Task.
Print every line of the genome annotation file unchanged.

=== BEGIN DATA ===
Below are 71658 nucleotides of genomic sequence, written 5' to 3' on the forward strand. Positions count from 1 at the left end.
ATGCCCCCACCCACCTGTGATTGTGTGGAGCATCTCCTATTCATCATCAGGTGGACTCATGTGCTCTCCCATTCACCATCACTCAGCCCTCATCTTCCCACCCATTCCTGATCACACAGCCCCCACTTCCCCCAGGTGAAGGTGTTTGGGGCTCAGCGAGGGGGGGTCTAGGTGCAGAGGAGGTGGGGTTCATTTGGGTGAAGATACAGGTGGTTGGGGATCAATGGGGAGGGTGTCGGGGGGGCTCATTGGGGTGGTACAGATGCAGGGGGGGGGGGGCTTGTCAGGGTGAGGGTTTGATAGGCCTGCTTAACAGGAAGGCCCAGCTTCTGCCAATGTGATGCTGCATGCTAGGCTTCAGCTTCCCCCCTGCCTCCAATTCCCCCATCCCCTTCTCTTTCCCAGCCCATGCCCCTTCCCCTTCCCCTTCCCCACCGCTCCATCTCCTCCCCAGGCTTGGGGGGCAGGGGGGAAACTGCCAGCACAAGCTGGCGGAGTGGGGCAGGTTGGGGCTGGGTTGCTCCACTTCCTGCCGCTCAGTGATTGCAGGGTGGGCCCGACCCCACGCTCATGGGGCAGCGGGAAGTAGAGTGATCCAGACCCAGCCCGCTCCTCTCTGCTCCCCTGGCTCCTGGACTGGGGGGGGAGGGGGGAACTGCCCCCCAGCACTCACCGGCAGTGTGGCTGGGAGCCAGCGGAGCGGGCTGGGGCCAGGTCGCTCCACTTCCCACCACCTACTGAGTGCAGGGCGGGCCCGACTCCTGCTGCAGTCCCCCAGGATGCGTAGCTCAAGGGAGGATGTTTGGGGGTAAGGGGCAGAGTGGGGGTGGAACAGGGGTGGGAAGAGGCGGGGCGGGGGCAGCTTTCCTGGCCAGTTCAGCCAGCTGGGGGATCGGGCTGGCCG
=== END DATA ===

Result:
Below are 71658 nucleotides of genomic sequence, written 5' to 3' on the forward strand. Positions count from 1 at the left end.
ATGCCCCCACCCACCTGTGATTGTGTGGAGCATCTCCTATTCATCATCAGGTGGACTCATGTGCTCTCCCATTCACCATCACTCAGCCCTCATCTTCCCACCCATTCCTGATCACACAGCCCCCACTTCCCCCAGGTGAAGGTGTTTGGGGCTCAGCGAGGGGGGGTCTAGGTGCAGAGGAGGTGGGGTTCATTTGGGTGAAGATACAGGTGGTTGGGGATCAATGGGGAGGGTGTCGGGGGGGCTCATTGGGGTGGTACAGATGCAGGGGGGGGGGGGCTTGTCAGGGTGAGGGTTTGATAGGCCTGCTTAACAGGAAGGCCCAGCTTCTGCCAATGTGATGCTGCATGCTAGGCTTCAGCTTCCCCCCTGCCTCCAATTCCCCCATCCCCTTCTCTTTCCCAGCCCATGCCCCTTCCCCTTCCCCTTCCCCACCGCTCCATCTCCTCCCCAGGCTTGGGGGGCAGGGGGGAAACTGCCAGCACAAGCTGGCGGAGTGGGGCAGGTTGGGGCTGGGTTGCTCCACTTCCTGCCGCTCAGTGATTGCAGGGTGGGCCCGACCCCACGCTCATGGGGCAGCGGGAAGTAGAGTGATCCAGACCCAGCCCGCTCCTCTCTGCTCCCCTGGCTCCTGGACTGGGGGGGGAGGGGGGAACTGCCCCCCAGCACTCACCGGCAGTGTGGCTGGGAGCCAGCGGAGCGGGCTGGGGCCAGGTCGCTCCACTTCCCACCACCTACTGAGTGCAGGGCGGGCCCGACTCCTGCTGCAGTCCCCCAGGATGCGTAGCTCAAGGGAGGATGTTTGGGGGTAAGGGGCAGAGTGGGGGTGGAACAGGGGTGGGAAGAGGCGGGGCGGGGGCAGCTTTCCTGGCCAGTTCAGCCAGCTGGGGGATCGGGCTGGCCG